[Cruise Day 6, Monday, July 9, 2018]
This is my second visit to St. Petersburg, Russia. I’m thinking tonight that I may need to come a third time in order to see all that I would like to see in this fabulous city. The first visit (nearly ten years ago) was a riverboat cruise from Moscow to St. Petersburg. It was an unforgettable experience. I’d love to do it again. But I have other places yet to wander in this world while it is day. I must make the best of this present moment—to see all that I can see—now—for I suspect in Stephen Grellet’s words, “I shall not pass this way again.”
Today we took a boat ride on the Neva River. It enabled us see many parts of the city we have not yet seen and to see them from a different perspective. Most cities are built beside rivers and many are built by the sea, but St. Petersburg is built “on the water” like the cities of Amsterdam and Venice. Indeed, Goethe called St. Petersburg the “Venice of the North.” Built across the marshlands of the Neva River delta, the city interlaces with a hundred or more tributaries and canals. Some 800-plus bridges cross these rivers and canals giving the city the nickname “City of 101 Islands.”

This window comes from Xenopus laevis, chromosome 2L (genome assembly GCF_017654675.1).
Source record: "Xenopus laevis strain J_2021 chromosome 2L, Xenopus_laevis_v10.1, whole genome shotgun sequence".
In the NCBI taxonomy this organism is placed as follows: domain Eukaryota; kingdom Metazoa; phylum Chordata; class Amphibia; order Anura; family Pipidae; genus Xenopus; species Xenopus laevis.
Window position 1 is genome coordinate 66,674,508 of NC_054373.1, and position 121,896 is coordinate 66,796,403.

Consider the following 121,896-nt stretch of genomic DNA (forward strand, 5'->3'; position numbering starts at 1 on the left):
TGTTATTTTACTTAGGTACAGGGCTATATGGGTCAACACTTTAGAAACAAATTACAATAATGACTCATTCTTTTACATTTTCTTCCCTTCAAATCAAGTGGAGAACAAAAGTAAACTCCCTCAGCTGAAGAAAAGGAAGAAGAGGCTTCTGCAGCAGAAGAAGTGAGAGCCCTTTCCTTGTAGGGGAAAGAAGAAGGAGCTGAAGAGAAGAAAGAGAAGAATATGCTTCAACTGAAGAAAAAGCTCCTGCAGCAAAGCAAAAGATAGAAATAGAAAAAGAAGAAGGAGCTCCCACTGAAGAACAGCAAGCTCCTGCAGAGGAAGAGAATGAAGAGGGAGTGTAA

Our little cruise on the Neva today took us by the Peter and Paul Fortress (where we visited afoot yesterday), by the Admiralty building, the Summer Gardens, the Winter Palace and so much more. We visited the Winter Palace (Hermitage) ten years ago. There we beheld Rembrandt’s famous painting, “The Prodigal Son,” which Henri J.M. Nouwen memorialized in his book, “The Prodigal.” During that visit to St.Petersburg, we also enjoyed the St. Petersburg “Russian Ballet” presentation of P. Tchaikovsky’s Swan Lake in The Palace Theater. The memories of our first visit to St. Petersburg and the experiences of this second visit fill us with a sense of wonder. How grateful we are for the opportunity to see St. Petersburg, to delve into her history, and to be among her people!